Raphael Saadiq is in a good mood. And why shouldn't he be? Soul-hop's finest player and producer put out his first solo CD in four years, The Way I See It; he has songs in Beyonc?'s forthcoming film, Cadillac Records; and he is opening for John Legend. We dig Legend, but the order should be reversed. Saadiq's no dummy, however. He knows people have short-term memories, despite the mega-hits his band Tony! Toni! Tone! recorded between 1988 and 1996. Saadiq, 42, realizes he barely toured for his previous solo dynamos, 2002's Instant Vintage and 2004's Ray Ray, while he was producing records for Whitney, D'Angelo, Joss Stone and the Roots.
March 16, 2012 |
Who was that sweet lady passing out the Watchtower at 30th Street Station? And who would dare not take a copy from so earnest and charming a devotee of the faith? It was a devotion to the Jehovah's Witnesses that on many days led Ruby Gamble to hike from Stenton Avenue to City Hall with other witnesses, buttonholing passers-by and delivering their message of hope. Then she'd track down possible converts at the train station and other venues that might offer up interested people - or at least the curious.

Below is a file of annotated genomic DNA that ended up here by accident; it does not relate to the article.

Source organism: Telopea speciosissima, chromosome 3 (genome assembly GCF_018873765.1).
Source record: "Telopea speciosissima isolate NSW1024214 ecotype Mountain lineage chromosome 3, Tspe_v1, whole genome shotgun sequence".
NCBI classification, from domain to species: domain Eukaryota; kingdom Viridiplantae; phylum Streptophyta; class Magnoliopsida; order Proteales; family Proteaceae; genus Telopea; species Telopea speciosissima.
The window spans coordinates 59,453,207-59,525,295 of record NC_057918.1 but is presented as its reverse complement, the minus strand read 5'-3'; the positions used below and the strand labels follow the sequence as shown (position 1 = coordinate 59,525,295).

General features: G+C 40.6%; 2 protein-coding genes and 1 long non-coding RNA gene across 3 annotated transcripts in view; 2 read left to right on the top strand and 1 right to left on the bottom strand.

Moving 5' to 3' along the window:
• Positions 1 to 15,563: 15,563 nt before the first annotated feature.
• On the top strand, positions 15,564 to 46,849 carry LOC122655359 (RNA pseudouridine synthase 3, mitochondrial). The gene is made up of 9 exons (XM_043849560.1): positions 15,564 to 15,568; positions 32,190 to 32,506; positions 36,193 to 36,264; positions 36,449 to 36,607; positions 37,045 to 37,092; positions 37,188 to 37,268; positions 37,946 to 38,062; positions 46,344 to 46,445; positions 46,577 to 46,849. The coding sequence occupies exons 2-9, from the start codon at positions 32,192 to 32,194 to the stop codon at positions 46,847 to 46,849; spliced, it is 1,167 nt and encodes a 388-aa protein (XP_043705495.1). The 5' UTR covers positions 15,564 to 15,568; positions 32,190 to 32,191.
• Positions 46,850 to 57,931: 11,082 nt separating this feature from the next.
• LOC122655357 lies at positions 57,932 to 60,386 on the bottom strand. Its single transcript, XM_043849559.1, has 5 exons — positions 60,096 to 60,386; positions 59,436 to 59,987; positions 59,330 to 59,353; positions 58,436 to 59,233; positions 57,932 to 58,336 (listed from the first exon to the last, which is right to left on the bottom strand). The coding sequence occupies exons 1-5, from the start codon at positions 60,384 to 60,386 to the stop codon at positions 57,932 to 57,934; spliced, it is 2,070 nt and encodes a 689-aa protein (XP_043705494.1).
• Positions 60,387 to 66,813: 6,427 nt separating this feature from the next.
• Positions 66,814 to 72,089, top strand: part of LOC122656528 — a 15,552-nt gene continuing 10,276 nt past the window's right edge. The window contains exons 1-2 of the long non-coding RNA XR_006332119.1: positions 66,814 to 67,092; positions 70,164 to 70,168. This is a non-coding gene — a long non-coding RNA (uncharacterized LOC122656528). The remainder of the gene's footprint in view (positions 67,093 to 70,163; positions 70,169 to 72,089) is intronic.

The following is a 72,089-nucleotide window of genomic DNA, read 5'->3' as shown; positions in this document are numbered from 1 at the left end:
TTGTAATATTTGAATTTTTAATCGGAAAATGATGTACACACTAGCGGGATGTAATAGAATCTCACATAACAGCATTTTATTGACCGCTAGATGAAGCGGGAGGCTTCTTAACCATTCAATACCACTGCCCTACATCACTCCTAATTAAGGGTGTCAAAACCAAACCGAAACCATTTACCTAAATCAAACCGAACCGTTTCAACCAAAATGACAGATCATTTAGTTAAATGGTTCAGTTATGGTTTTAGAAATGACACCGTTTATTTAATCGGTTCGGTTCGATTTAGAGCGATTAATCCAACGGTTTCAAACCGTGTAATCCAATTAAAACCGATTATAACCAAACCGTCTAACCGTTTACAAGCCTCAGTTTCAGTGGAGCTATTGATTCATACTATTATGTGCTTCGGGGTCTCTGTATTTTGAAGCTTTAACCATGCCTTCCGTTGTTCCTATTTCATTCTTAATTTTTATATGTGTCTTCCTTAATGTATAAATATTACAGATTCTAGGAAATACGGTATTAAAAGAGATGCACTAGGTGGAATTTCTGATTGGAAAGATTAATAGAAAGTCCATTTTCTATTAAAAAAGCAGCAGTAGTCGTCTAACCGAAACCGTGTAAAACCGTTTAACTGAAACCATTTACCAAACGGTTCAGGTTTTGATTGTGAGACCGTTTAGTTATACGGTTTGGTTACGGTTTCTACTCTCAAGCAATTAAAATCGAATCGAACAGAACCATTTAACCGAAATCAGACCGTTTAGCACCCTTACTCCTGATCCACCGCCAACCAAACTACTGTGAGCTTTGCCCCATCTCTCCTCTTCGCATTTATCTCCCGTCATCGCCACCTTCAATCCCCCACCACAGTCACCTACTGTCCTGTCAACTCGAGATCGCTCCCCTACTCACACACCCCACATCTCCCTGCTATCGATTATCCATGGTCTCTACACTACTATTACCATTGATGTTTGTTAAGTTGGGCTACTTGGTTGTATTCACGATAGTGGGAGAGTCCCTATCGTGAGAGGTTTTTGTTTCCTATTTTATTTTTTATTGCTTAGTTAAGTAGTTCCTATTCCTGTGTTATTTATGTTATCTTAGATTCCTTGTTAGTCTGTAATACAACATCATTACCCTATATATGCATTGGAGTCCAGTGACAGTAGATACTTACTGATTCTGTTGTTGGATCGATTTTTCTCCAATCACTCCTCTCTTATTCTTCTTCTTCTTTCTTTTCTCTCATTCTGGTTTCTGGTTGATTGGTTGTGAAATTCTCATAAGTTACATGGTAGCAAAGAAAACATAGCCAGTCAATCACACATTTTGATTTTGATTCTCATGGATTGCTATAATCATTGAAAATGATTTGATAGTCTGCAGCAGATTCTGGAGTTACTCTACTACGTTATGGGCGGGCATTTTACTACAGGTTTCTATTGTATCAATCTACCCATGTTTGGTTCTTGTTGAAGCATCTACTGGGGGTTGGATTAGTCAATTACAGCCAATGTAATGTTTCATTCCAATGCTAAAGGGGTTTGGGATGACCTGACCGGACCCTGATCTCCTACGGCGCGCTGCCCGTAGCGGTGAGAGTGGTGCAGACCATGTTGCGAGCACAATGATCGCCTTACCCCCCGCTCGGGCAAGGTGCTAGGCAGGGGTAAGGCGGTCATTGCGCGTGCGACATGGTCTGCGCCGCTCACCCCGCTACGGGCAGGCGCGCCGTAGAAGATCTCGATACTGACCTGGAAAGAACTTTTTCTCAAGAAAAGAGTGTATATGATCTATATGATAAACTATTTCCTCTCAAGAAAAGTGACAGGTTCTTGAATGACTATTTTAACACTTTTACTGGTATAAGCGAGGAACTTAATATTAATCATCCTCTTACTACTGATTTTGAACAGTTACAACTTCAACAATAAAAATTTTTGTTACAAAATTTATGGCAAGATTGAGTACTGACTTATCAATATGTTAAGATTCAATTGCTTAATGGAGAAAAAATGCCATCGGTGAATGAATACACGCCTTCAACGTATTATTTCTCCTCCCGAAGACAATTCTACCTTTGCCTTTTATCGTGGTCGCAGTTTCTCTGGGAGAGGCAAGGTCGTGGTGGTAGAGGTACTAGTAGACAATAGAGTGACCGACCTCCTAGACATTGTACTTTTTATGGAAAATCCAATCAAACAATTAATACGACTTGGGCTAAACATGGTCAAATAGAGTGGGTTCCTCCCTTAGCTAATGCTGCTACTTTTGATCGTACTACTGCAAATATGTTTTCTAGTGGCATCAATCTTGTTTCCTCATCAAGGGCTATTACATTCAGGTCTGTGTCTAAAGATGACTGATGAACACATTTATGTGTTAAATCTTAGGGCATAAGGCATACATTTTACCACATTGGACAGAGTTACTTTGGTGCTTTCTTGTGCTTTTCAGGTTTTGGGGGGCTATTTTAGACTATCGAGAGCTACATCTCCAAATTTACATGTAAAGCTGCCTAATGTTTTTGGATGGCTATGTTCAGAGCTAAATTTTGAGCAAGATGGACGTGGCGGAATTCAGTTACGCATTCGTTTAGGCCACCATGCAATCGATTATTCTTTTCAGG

May 7, 2013 |
WEST Philadelphia-born and -raised, Colman Domingo makes no pretense of passing as a prince of Bel-Air. No need to; at 43, he's more a poobah of film and stage. And he's got the credits to prove it, from Steven Spielberg's recent, Oscar-winning "Lincoln" to Spike Lee's "Passing Strange," a 2009 film based on a play that Domingo appeared in and won an off-Broadway Obie Award for. You'll also see him this fall in Lee Daniels' "The Butler," about White House butler Eugene Allen.
January 30, 2000 |
It's like a Rolling Stones song from the '70s: You're strutting down the city sidewalk like a peacock, pimp hat cocked on your head. When you get to the corner of 15th and South, you hear James Brown's "Hi-Heel Sneakers" wafting through the air along with the smoky smell of barbecue ribs. You follow the beat and the aroma into Bob & Barbara's, where the music is blaring, the bar is packed, and the Pabst Blue Ribbon is flowing like the Mississippi - it's Juke, Jerk and Jive: Soul Barbecue night, which, on the second and fourth Wednesday of every month, re-creates the sounds, smells, and cut-rate prices of a Southern juke joint.